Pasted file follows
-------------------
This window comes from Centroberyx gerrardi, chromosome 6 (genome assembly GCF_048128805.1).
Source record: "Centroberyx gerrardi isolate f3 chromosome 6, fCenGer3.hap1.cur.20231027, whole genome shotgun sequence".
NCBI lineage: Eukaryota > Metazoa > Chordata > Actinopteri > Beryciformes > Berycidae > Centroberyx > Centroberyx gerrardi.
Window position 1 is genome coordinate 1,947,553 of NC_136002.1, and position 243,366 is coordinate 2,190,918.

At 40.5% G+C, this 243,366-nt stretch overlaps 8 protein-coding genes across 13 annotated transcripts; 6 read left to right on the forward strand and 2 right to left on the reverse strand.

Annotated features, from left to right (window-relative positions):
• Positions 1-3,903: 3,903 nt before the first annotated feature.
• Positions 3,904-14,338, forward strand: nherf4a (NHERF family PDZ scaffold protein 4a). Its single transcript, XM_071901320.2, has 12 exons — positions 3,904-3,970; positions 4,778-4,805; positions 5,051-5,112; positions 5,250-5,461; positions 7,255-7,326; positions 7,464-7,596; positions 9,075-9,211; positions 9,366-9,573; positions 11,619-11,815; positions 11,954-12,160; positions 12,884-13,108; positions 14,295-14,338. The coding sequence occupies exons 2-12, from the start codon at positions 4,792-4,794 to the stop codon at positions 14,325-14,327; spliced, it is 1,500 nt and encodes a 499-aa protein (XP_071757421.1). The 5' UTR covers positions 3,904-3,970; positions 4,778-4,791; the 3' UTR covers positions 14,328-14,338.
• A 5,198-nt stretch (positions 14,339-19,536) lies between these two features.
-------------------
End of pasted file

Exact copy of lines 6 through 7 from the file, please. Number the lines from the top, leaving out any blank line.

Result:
Annotated features, from left to right (window-relative positions):
• Positions 1-3,903: 3,903 nt before the first annotated feature.